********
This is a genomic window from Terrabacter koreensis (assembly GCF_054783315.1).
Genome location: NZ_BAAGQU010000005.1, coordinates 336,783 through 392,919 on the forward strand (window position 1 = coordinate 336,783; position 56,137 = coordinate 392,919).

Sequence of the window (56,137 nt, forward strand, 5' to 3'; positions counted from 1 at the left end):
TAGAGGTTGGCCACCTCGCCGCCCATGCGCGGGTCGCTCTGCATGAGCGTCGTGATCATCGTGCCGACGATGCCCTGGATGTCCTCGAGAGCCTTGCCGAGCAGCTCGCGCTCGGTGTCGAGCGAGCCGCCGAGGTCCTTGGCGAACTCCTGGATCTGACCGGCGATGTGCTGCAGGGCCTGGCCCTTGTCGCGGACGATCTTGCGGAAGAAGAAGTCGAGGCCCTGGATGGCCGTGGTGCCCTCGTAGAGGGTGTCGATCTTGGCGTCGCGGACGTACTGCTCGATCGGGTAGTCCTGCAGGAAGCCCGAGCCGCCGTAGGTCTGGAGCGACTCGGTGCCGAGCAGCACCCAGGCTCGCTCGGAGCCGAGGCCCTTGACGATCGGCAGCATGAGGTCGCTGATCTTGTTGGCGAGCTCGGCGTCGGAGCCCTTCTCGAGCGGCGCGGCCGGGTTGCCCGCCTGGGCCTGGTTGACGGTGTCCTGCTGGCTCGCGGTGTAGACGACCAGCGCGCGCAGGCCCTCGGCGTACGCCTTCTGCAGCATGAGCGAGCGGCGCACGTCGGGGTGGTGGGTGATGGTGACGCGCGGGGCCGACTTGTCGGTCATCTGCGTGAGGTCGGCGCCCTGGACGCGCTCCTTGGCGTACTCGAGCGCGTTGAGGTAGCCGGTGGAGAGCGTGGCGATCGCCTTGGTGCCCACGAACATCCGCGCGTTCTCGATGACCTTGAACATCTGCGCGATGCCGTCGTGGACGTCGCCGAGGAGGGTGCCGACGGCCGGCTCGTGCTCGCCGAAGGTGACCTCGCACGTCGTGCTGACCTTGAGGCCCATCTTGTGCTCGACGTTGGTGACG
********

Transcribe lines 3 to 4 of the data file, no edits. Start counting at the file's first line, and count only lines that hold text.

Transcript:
Sequence of the window (56,137 nt, forward strand, 5' to 3'; positions counted from 1 at the left end):
TAGAGGTTGGCCACCTCGCCGCCCATGCGCGGGTCGCTCTGCATGAGCGTCGTGATCATCGTGCCGACGATGCCCTGGATGTCCTCGAGAGCCTTGCCGAGCAGCTCGCGCTCGGTGTCGAGCGAGCCGCCGAGGTCCTTGGCGAACTCCTGGATCTGACCGGCGATGTGCTGCAGGGCCTGGCCCTTGTCGCGGACGATCTTGCGGAAGAAGAAGTCGAGGCCCTGGATGGCCGTGGTGCCCTCGTAGAGGGTGTCGATCTTGGCGTCGCGGACGTACTGCTCGATCGGGTAGTCCTGCAGGAAGCCCGAGCCGCCGTAGGTCTGGAGCGACTCGGTGCCGAGCAGCACCCAGGCTCGCTCGGAGCCGAGGCCCTTGACGATCGGCAGCATGAGGTCGCTGATCTTGTTGGCGAGCTCGGCGTCGGAGCCCTTCTCGAGCGGCGCGGCCGGGTTGCCCGCCTGGGCCTGGTTGACGGTGTCCTGCTGGCTCGCGGTGTAGACGACCAGCGCGCGCAGGCCCTCGGCGTACGCCTTCTGCAGCATGAGCGAGCGGCGCACGTCGGGGTGGTGGGTGATGGTGACGCGCGGGGCCGACTTGTCGGTCATCTGCGTGAGGTCGGCGCCCTGGACGCGCTCCTTGGCGTACTCGAGCGCGTTGAGGTAGCCGGTGGAGAGCGTGGCGATCGCCTTGGTGCCCACGAACATCCGCGCGTTCTCGATGACCTTGAACATCTGCGCGATGCCGTCGTGGACGTCGCCGAGGAGGGTGCCGACGGCCGGCTCGTGCTCGCCGAAGGTGACCTCGCACGTCGTGCTGACCTTGAGGCCCATCTTGTGCTCGACGTTGGTGACG